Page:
Jean Sizes in Numbers
We’ll start with the easy part: finding your measurements.
Most jeans, unless you’re having them custom-made, will be sized by two measurements: waist and inseam.
- The waist measurement is the circumference, in inches, of the waistband of the pants — that inch-thick or so horizontal strip of cloth around the top. Wrap a tape measure around yourself where you want the waistband to sit. That’s your “waist” measurement, even if you’re wearing your jeans down on your hips.
- The inseam measurement starts in the center of the crotch (you’ll see the point where four seams all intersect in a kind of a cross-shape) and runs down the inside of the leg to the cuff. To find yours, measure from the place where your legs join down to the floor, standing barefoot. That’s about the inseam you want.
- On most commercially-sold pairs of jeans you’ll see the numbers written together, with the waist size first. A tag that reads “36 x 32″ is a pair of jeans with a 36-inch waistband and a 32-inch inseam, for example.
In addition to the listed numbers, a third measurement is often used to determine how the jeans are described:
- Rise is not usually listed on the tag, but many companies use the rise measurement to distinguish between “cuts” or styles of jeans. It’s the measurement from the center of the crotch (again, that middle point where all the seams come together) up to the center of the waistband, where the button usually sits. You won’t see it on tags unless you’re buying very specialized denim, but it does have an effect on terminology.
Those three measurements — waist, inseam, and rise — are the Big Three of off-the-rack jean sizing. If you’re having bespoke jeans made, of course, your tailor will want other measurements, and you should follow his or her instructions, or use a custom sizing guide like A Tailored Suit’s.
Jean Styles: What All Those Words Mean
The numbers are the easy part. Most men can measure their waist and inseam (or try on pants until they find the measurements that work for them). It’s figuring out the difference between all the styles and cuts offered by retailers that gets confusing.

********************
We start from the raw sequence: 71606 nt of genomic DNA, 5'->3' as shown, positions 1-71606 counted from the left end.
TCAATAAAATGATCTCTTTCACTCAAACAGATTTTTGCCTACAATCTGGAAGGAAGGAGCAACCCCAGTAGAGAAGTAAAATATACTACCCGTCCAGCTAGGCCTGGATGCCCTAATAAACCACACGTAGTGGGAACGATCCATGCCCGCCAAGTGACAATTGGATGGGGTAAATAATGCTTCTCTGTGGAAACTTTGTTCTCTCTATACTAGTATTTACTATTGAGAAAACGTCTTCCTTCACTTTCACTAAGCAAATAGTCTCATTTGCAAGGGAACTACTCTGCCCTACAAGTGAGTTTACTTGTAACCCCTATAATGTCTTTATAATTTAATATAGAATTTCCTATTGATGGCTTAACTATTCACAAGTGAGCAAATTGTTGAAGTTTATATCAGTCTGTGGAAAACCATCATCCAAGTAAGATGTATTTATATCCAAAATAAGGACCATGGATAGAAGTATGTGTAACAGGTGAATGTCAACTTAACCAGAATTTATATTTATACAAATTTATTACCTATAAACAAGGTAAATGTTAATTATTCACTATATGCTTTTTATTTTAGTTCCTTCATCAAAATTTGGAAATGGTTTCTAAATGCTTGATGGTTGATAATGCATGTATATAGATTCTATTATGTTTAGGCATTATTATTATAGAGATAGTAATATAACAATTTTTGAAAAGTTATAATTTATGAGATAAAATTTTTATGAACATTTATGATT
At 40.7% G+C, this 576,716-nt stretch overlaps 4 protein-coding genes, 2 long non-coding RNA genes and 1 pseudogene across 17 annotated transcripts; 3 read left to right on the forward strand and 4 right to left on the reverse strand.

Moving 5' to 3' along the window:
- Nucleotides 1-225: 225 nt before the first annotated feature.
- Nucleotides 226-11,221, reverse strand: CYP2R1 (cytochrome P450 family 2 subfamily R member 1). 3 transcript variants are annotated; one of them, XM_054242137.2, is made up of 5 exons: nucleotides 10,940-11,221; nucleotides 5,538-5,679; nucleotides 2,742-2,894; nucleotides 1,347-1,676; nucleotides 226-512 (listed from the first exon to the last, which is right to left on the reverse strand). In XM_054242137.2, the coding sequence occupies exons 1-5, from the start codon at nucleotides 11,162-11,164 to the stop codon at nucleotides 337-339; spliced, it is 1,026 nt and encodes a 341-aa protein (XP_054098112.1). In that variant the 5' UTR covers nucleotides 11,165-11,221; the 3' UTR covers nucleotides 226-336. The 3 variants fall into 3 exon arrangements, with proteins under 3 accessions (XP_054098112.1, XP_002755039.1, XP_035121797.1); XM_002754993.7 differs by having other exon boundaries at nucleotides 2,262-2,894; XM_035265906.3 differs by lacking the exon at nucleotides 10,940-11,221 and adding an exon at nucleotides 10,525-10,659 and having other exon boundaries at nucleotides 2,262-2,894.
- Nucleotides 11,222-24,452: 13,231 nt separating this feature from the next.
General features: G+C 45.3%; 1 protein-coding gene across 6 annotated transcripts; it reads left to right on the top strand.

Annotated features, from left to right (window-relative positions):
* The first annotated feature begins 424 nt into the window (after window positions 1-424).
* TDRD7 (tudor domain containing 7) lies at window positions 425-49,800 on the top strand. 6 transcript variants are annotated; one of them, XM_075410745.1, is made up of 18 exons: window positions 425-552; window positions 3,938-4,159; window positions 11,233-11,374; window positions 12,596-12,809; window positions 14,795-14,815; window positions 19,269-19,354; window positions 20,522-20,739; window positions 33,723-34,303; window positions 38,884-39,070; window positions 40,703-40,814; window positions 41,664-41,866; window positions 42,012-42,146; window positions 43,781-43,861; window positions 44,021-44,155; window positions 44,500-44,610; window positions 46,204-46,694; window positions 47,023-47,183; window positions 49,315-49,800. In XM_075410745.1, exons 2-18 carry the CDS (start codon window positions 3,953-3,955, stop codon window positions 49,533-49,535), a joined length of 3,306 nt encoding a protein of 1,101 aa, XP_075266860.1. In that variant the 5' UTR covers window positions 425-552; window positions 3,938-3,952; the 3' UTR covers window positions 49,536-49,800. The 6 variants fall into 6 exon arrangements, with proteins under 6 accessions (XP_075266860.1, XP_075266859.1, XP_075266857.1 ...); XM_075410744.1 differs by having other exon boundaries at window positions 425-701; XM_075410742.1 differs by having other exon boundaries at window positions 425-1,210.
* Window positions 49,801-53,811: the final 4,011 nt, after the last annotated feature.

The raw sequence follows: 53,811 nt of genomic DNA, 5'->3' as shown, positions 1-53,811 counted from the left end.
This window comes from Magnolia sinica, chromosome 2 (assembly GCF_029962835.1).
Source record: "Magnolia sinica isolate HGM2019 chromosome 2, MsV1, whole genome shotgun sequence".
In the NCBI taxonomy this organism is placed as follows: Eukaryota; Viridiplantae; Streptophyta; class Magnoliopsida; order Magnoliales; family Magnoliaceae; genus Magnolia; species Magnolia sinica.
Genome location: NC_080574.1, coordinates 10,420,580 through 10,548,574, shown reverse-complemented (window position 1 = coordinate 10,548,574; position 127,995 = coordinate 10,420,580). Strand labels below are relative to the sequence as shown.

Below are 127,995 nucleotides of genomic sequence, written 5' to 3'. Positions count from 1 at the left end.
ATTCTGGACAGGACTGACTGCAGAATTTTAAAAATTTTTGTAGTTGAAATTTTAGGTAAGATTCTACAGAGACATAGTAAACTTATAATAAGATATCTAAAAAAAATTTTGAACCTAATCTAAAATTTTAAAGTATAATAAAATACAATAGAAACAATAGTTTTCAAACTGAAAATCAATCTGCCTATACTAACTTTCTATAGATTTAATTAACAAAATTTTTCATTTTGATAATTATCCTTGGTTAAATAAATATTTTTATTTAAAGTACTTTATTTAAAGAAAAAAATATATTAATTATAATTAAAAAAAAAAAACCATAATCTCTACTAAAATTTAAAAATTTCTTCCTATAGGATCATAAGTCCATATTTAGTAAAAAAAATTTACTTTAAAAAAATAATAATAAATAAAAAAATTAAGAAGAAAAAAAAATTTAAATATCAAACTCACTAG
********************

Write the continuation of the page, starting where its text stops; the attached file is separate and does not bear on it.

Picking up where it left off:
Let’s dive right in, shall we?
“Fit,” in jeans, refers to the seat and thigh. It’s easy to confuse “slim fit” with “skinny leg,” but they’re not the same thing at all. Fit is talking about your butt and your thighs.
The breakdown is about what you’d expect:
- Slim Fit jeans have the least fabric in the rear panels, and the thigh openings are narrower than the regular fit. They’re designed to hug your body. These are good for guys with tight butts who want to show their figure off, and uncomfortable and unsightly on most everyone else.
Regular Fit jeans are what most of us wear. The exact measurement varies a bit from brand to brand, but they’re made to fit like traditional blue jeans: resting lightly against the buttocks in the back, with a bit of wiggle room in the crotch. Unless you’re packing some extra weight in the butt or thighs, this is probably the fit you want.
Relaxed Fit adds fabric in the back and extends the rise a little, as well as expanding the leg openings. We tend to associate them with overweight men, but they’re just as useful for men with “footballer butt” — strong glutes and thighs paired with narrower waists and calves. A lot of athletes end up needing relaxed-fit jeans.
Understand that these aren’t very scientific terms. Each brand has their own in-house stylists, with their own idea of what a “normal” person’s butt and thighs look like.
But you can generally use some common sense and self-awareness to figure out what you need. If you’ve got a great butt and you don’t mind a little restricted movement, go for the slim fit. If you’re packing some extra weight in the rear and thighs, go relaxed. And everyone else will probably be comfortable in regular fits.
Any of those words is a clue that you’re talking about the legs of the trousers, not the seat, drop, or waist. “Taper” jeans are also sometimes called “skinny” — not to be confused with “slim fit,” which we just discussed above!
Complicated, right? But in basic terms, these describe how the width of the trouser legs change over time:
– Taper or skinny jeans do just what the name says: they taper from the opening at the thigh to the opening at the cuff. Ankle openings in the 14″-16″ range generally get called “skinny” jeans, unless they’re paired with unusually small waist/seat sizes.
– Straight or regular legs are roughly the same size from the thigh to the ankle. They’re basically a tube of fabric (well, two tubes of fabric, joined together). It’s the most classic look for jeans, largely because it was the easiest to make when people were doing everything by hand.
– Boot-cut or wide-leg jeans are, as the name implies, designed to be worn over boots. The assumption is that several inches near the bottom will be resting against a boot, rather than against naked ankle/calf. They’re made several inches wider at the bottom than the top. Worn with low shoes or sandals, they look dangerously close to “flares,” which is not a style any man should aspire to.
The shape of your body and the shoes you like to wear affects the kind of leg you want. Men with a lot of taper to their legs — like the “footballer” build we discussed above — may want a relaxed fit in the seat but a skinny leg, to fit the taper of their legs. Bulkier men with thick ankles and thighs will feel more comfortable in a regular seat andstraight legs. And workmen who wear boots, obviously, will want wide-leg jeans to accommodate them.